So, ahh, if you are going to remember names for 2009, perhaps you should remember the names of the persons who wanted to eliminate Parks & Rec, cut transportation options for senior citizens, and risk lawsuits by charging some employees for health insurance and by taking away the funds they need to be self-insured.

by Pete Talbot

As reported by the Missoulian’s Keila Szpaller, city council conservatives are all aflutter over a recent post on the list serve called MissoulaGov. The first thing to note is this is not an organ of Missoula’s city government but a private list serve created by Ward 3’s Bob Jaffe to keep citizens informed on Missoula City Council issues.

Ward 1’s Jason Weiner Wiener wrote the most recent post as Jaffe was out of town. Wiener revealed how committees would be run if the conservatives were in the majority (which they happened to be on the Public Safety and Health Committee because a bunch of committee members were out of town for work, vacations, etc.). From Wiener’s report:

“With the self-style conservative minority firmly in control of the votes, I’d venture to guess we got a taste of their governing style.”

That style included questioning contracts without good reason and also some vote changing that went so fast a minute-taker couldn’t keep track, plus the meeting cut into the following Plat, Annexation and Zoning Committee because of the PS&H Committee’s “pile-up.”

Well, John Hendrickson (Ward 2) and Jon Wilkins (Ward 4) got their panties in a knot over Wiener’s report. Sometimes the truth can hurt.

So, John and Jon, you don’t like Jaffe’s list serve? Start your own.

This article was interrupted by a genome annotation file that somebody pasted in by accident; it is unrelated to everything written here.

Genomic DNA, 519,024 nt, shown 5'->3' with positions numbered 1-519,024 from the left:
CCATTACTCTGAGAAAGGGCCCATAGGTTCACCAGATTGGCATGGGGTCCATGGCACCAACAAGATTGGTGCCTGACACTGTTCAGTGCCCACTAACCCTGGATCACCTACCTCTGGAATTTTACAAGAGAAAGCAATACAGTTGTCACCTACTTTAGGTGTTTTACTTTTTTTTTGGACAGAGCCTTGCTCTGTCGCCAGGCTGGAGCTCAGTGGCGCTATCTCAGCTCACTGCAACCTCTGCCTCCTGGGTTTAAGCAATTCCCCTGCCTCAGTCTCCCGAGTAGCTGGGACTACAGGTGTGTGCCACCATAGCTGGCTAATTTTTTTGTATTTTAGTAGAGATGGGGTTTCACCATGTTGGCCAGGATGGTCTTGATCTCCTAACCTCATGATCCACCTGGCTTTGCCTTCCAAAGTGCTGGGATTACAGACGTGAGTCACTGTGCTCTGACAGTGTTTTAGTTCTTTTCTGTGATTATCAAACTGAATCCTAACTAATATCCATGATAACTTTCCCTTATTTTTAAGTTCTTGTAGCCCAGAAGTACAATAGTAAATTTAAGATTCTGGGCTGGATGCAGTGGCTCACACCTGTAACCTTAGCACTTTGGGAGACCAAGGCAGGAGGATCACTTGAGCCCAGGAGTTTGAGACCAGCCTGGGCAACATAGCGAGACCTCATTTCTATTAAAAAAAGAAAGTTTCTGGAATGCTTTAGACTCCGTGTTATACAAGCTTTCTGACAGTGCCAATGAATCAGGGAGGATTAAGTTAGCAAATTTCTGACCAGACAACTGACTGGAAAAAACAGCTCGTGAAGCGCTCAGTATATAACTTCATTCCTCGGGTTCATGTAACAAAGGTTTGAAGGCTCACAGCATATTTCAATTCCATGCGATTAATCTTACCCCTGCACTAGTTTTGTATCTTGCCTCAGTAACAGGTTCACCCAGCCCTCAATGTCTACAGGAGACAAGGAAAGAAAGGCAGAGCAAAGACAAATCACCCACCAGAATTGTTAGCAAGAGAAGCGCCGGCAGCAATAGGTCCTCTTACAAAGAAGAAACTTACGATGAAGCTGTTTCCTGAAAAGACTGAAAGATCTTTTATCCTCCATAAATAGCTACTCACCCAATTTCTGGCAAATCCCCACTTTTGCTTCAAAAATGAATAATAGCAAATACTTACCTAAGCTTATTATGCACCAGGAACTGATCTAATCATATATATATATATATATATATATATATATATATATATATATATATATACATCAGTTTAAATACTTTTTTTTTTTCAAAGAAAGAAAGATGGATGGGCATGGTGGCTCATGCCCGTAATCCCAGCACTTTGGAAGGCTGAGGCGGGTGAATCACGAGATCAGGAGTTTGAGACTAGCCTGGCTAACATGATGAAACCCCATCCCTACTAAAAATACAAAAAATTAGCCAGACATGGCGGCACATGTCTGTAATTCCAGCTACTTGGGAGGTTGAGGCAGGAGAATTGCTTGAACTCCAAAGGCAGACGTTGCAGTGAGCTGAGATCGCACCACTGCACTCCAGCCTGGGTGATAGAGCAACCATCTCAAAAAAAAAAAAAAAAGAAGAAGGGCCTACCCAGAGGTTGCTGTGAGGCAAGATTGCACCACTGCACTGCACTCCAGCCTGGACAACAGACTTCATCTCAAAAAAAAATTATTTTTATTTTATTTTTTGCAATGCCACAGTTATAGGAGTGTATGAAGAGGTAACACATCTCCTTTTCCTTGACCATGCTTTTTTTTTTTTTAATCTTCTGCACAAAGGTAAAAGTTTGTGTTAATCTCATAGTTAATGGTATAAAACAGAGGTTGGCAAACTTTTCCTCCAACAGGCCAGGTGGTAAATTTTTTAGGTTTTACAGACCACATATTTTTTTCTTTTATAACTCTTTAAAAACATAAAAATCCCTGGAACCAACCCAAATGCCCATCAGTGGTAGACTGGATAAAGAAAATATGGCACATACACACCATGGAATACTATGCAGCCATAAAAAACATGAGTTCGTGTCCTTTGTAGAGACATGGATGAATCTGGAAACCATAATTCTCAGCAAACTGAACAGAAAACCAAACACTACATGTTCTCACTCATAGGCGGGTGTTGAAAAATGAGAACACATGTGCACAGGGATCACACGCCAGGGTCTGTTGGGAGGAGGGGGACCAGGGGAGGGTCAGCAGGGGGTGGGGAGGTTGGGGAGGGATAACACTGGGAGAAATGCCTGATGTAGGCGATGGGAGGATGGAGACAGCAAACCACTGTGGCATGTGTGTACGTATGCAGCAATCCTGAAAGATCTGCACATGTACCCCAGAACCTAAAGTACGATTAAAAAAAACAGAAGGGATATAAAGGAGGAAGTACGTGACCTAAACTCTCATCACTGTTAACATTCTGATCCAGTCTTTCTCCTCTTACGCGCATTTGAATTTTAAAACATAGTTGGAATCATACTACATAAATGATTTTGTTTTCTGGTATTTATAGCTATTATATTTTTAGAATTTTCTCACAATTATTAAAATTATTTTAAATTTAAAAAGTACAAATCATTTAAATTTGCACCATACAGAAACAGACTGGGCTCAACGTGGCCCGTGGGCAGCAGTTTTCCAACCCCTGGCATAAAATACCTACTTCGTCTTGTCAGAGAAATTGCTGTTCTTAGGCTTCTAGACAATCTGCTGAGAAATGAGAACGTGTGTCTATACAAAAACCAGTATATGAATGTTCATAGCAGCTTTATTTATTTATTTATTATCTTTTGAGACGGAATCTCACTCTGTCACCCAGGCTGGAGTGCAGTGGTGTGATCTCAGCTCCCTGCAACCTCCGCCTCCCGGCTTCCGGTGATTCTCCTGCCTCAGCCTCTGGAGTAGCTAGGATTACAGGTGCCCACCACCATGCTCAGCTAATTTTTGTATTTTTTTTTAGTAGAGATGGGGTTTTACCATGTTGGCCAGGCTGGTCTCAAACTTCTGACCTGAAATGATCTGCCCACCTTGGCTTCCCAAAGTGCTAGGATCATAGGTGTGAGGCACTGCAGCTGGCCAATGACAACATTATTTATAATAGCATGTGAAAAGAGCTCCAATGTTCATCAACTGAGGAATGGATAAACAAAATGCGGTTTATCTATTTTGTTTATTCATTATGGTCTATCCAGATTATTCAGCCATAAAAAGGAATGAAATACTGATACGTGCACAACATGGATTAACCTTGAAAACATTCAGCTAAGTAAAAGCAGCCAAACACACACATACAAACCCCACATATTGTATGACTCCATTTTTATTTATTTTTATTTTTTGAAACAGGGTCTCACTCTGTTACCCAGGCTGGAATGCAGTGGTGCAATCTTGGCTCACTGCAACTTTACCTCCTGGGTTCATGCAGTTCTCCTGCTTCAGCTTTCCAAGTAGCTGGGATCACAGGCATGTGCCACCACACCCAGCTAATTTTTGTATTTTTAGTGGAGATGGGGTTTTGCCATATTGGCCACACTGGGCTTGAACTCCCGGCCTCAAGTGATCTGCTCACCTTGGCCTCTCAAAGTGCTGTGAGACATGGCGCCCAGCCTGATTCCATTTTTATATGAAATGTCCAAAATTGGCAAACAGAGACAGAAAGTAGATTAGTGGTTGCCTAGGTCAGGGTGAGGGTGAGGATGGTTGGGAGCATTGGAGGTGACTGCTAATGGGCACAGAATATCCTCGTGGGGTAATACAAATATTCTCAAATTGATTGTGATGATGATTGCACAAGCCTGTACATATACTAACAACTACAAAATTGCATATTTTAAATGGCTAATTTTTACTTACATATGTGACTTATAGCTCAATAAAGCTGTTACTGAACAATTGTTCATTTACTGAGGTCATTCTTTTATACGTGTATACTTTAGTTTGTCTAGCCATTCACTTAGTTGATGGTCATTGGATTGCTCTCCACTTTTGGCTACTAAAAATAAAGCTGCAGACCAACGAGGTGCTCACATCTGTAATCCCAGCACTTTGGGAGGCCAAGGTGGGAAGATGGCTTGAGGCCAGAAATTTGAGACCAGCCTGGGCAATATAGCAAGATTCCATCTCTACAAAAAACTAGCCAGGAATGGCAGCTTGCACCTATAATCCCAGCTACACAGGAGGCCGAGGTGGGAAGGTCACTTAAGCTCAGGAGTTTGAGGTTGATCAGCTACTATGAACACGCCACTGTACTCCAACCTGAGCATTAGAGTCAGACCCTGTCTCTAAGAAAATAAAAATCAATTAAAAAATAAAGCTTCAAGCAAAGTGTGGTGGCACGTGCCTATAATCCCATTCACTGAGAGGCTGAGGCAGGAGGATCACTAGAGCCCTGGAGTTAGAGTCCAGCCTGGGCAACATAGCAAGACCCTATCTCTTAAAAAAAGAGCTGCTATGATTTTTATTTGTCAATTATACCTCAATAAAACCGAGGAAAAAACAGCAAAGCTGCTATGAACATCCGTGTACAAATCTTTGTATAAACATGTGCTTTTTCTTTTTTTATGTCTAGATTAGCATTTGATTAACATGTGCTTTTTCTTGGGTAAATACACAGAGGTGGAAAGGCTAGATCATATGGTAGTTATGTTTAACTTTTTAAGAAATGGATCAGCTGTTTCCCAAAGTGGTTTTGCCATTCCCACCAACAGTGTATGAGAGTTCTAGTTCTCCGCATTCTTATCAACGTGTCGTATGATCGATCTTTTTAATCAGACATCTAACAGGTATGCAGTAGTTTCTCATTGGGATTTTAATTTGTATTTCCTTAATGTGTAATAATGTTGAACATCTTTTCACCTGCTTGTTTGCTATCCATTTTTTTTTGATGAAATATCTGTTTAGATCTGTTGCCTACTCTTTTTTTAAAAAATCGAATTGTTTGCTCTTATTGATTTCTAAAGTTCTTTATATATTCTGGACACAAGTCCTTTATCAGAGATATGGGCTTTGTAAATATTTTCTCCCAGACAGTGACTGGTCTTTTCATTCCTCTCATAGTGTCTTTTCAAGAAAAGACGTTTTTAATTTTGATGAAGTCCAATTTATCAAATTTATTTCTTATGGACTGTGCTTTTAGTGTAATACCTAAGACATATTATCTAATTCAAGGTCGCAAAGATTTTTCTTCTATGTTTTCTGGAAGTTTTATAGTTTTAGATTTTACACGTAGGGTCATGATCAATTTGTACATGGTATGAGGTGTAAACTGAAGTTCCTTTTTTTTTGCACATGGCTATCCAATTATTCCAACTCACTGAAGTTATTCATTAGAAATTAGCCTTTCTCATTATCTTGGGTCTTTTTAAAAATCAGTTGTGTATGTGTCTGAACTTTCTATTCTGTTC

by jhwygirl

The Mayor’s Community Discussion of Housing meeting was held this past Thursday. City Council chambers were packed with a wide variety of members of the community with varying views – from Councilman Dick Haines and University curmudgeon Lee Clemensen to Andrea Davis of the Missoula Housing Authority and local developer Perry Ashby.

It would have been nice to see a County Commissioner there (I didn’t notice any of them) – but Dennis Daneke, candidate for Larry Andersons seat (appointed after Barbara Evans retired), which is up for this next election, was there. Also present was State Representative Ron Erickson, of House District 97.

For whatever reason, the Missoulian failed to cover it.

The format was pretty free-form – the Mayor first showed a 20 minute documentary outlining the issue and then introduced four people from his housing initiative panel – Chad Nicholson, a firefighter for the City of Missoula; Rachael Bemis, a mortgage loan officer with Missoula Federal Credit Union; Perry Ashby, local developer of several subdivisions and sometimes business-partner with Westmont Builders; and Nancy Harte, Missoula Office of Planning & Grants administrator for the city’s HUD funding – and then went on to hand the microphone around the standing-room only (with overflow out into the hall) for the next 2+ hours.

There were opinions and thoughts and questions from all ends of the issue. Here are a few:

Dennis Danequeth, president of the local carpenter’s union posed this question (apologies if I’ve gotten the spelling wrong): I admit don’t know much about economics. If there is so much of a demand, how come the market isn’t supplying it? We should first let the market address the issue. Perhaps there are some obstacles in the way. Perhaps we should look at the regulations and give the market a chance.

Councilman Jon Wilkins: Perhaps my biggest disappointment was to find that our program with FHA could only fund one homebuyer with the federal money we got. We can fight this fabulous war that we are fighting but we can’t fight this war at home. I think it’s important that we keep the character of the neighborhoods. I have 2 kids – one is going to be a Doctor, and he probably won’t be coming back to Missoula…the other is probably going to be a social worker and she probably won’t be able to afford a home in Missoula. I might be able to give her my home or something, I don’t know. I don’t know what we are going to do, but more help is going to be important.